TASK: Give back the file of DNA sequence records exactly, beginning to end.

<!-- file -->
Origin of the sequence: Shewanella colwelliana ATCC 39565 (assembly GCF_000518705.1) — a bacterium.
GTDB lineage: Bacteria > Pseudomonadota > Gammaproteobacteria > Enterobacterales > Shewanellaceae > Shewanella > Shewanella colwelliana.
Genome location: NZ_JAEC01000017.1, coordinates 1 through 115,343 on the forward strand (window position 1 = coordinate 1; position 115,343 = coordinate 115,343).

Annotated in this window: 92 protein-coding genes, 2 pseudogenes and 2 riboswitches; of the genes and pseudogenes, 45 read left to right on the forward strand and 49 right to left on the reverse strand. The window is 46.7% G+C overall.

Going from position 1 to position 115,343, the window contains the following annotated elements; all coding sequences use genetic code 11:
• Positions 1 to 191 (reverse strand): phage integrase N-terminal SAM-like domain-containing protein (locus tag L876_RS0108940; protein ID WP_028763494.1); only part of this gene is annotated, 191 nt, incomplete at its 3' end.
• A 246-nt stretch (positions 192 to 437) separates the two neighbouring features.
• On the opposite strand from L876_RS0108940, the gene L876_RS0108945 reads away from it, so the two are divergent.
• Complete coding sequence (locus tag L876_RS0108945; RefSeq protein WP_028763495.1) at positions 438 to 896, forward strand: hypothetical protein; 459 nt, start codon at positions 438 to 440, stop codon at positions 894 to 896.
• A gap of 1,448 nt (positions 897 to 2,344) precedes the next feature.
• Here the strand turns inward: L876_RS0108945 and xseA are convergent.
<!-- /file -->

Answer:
Origin of the sequence: Shewanella colwelliana ATCC 39565 (assembly GCF_000518705.1) — a bacterium.
GTDB lineage: Bacteria > Pseudomonadota > Gammaproteobacteria > Enterobacterales > Shewanellaceae > Shewanella > Shewanella colwelliana.
Genome location: NZ_JAEC01000017.1, coordinates 1 through 115,343 on the forward strand (window position 1 = coordinate 1; position 115,343 = coordinate 115,343).

Annotated in this window: 92 protein-coding genes, 2 pseudogenes and 2 riboswitches; of the genes and pseudogenes, 45 read left to right on the forward strand and 49 right to left on the reverse strand. The window is 46.7% G+C overall.

Going from position 1 to position 115,343, the window contains the following annotated elements; all coding sequences use genetic code 11:
• Positions 1 to 191 (reverse strand): phage integrase N-terminal SAM-like domain-containing protein (locus tag L876_RS0108940; protein ID WP_028763494.1); only part of this gene is annotated, 191 nt, incomplete at its 3' end.
• A 246-nt stretch (positions 192 to 437) separates the two neighbouring features.
• On the opposite strand from L876_RS0108940, the gene L876_RS0108945 reads away from it, so the two are divergent.
• Complete coding sequence (locus tag L876_RS0108945; RefSeq protein WP_028763495.1) at positions 438 to 896, forward strand: hypothetical protein; 459 nt, start codon at positions 438 to 440, stop codon at positions 894 to 896.
• A gap of 1,448 nt (positions 897 to 2,344) precedes the next feature.
• Here the strand turns inward: L876_RS0108945 and xseA are convergent.